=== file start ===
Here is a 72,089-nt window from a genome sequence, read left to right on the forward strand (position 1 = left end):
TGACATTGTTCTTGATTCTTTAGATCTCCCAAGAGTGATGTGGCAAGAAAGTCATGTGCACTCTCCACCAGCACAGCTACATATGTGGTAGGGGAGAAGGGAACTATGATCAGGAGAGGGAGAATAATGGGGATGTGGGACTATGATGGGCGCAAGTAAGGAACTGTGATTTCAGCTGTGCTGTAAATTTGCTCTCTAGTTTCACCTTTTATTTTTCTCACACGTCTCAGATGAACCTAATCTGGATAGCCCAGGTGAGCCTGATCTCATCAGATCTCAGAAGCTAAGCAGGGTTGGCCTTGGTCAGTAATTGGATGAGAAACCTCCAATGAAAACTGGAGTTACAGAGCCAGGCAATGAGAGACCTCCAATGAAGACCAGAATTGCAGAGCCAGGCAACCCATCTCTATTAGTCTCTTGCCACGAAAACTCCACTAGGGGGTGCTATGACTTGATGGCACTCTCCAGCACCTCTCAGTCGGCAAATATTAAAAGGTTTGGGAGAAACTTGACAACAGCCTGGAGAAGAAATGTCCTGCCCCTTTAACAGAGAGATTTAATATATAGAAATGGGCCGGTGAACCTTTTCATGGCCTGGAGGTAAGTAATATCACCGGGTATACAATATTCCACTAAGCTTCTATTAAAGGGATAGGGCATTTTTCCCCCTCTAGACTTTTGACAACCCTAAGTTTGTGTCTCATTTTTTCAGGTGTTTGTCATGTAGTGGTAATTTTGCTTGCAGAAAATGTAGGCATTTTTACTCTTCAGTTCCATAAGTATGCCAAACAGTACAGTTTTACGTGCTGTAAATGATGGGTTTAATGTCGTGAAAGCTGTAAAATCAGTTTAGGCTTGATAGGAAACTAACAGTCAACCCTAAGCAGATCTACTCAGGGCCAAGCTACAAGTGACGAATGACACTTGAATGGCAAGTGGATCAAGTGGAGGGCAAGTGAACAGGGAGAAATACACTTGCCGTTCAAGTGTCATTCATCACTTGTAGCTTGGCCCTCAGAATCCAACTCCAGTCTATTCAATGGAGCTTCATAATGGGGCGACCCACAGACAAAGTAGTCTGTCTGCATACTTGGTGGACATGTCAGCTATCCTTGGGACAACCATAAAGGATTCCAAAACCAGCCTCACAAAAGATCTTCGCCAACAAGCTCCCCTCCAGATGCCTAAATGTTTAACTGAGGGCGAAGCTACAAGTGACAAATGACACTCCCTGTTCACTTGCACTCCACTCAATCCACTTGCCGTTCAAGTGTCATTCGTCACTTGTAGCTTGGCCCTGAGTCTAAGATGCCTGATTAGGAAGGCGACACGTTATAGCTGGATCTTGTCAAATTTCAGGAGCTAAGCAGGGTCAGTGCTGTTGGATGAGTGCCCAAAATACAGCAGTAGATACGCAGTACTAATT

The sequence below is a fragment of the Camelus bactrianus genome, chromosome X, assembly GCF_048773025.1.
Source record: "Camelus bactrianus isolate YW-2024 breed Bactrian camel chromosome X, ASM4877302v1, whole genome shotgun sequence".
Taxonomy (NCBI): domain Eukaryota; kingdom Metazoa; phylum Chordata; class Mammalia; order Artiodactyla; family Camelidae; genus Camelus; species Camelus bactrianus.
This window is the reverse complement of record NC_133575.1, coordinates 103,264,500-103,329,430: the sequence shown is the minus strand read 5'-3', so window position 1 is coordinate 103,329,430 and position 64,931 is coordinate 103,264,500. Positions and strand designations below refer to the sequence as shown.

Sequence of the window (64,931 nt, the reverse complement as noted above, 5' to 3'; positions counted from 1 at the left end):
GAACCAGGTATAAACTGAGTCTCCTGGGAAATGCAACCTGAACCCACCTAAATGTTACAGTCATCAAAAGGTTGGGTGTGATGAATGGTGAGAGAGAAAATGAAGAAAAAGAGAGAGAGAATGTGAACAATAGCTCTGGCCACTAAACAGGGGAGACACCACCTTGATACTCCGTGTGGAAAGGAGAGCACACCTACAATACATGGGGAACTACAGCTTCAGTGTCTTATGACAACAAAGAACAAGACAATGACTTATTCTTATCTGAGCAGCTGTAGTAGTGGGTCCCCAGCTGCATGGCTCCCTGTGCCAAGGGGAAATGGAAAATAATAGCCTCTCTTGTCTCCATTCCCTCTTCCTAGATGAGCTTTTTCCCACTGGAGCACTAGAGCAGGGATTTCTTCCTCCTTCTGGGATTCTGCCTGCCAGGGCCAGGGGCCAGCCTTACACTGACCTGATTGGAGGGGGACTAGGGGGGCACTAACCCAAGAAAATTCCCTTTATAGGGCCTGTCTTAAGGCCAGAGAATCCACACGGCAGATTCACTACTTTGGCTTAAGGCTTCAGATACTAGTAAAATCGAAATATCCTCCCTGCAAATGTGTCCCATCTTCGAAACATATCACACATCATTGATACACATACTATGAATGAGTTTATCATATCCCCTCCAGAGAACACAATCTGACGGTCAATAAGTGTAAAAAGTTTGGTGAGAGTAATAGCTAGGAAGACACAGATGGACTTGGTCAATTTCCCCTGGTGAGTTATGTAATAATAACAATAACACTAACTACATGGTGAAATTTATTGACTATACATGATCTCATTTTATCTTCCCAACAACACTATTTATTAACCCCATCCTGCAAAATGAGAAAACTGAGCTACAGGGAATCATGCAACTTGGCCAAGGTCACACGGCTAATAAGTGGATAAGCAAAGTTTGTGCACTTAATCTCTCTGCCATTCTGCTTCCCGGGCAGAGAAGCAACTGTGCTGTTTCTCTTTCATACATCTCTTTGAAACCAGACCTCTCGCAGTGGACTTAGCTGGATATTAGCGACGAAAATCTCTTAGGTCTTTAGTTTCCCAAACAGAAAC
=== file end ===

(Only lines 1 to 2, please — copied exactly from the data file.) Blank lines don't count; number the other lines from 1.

Here is a 72,089-nt window from a genome sequence, read left to right on the forward strand (position 1 = left end):
TGACATTGTTCTTGATTCTTTAGATCTCCCAAGAGTGATGTGGCAAGAAAGTCATGTGCACTCTCCACCAGCACAGCTACATATGTGGTAGGGGAGAAGGGAACTATGATCAGGAGAGGGAGAATAATGGGGATGTGGGACTATGATGGGCGCAAGTAAGGAACTGTGATTTCAGCTGTGCTGTAAATTTGCTCTCTAGTTTCACCTTTTATTTTTCTCACACGTCTCAGATGAACCTAATCTGGATAGCCCAGGTGAGCCTGATCTCATCAGATCTCAGAAGCTAAGCAGGGTTGGCCTTGGTCAGTAATTGGATGAGAAACCTCCAATGAAAACTGGAGTTACAGAGCCAGGCAATGAGAGACCTCCAATGAAGACCAGAATTGCAGAGCCAGGCAACCCATCTCTATTAGTCTCTTGCCACGAAAACTCCACTAGGGGGTGCTATGACTTGATGGCACTCTCCAGCACCTCTCAGTCGGCAAATATTAAAAGGTTTGGGAGAAACTTGACAACAGCCTGGAGAAGAAATGTCCTGCCCCTTTAACAGAGAGATTTAATATATAGAAATGGGCCGGTGAACCTTTTCATGGCCTGGAGGTAAGTAATATCACCGGGTATACAATATTCCACTAAGCTTCTATTAAAGGGATAGGGCATTTTTCCCCCTCTAGACTTTTGACAACCCTAAGTTTGTGTCTCATTTTTTCAGGTGTTTGTCATGTAGTGGTAATTTTGCTTGCAGAAAATGTAGGCATTTTTACTCTTCAGTTCCATAAGTATGCCAAACAGTACAGTTTTACGTGCTGTAAATGATGGGTTTAATGTCGTGAAAGCTGTAAAATCAGTTTAGGCTTGATAGGAAACTAACAGTCAACCCTAAGCAGATCTACTCAGGGCCAAGCTACAAGTGACGAATGACACTTGAATGGCAAGTGGATCAAGTGGAGGGCAAGTGAACAGGGAGAAATACACTTGCCGTTCAAGTGTCATTCATCACTTGTAGCTTGGCCCTCAGAATCCAACTCCAGTCTATTCAATGGAGCTTCATAATGGGGCGACCCACAGACAAAGTAGTCTGTCTGCATACTTGGTGGACATGTCAGCTATCCTTGGGACAACCATAAAGGATTCCAAAACCAGCCTCACAAAAGATCTTCGCCAACAAGCTCCCCTCCAGATGCCTAAATGTTTAACTGAGGGCGAAGCTACAAGTGACAAATGACACTCCCTGTTCACTTGCACTCCACTCAATCCACTTGCCGTTCAAGTGTCATTCGTCACTTGTAGCTTGGCCCTGAGTCTAAGATGCCTGATTAGGAAGGCGACACGTTATAGCTGGATCTTGTCAAATTTCAGGAGCTAAGCAGGGTCAGTGCTGTTGGATGAGTGCCCAAAATACAGCAGTAGATACGCAGTACTAATT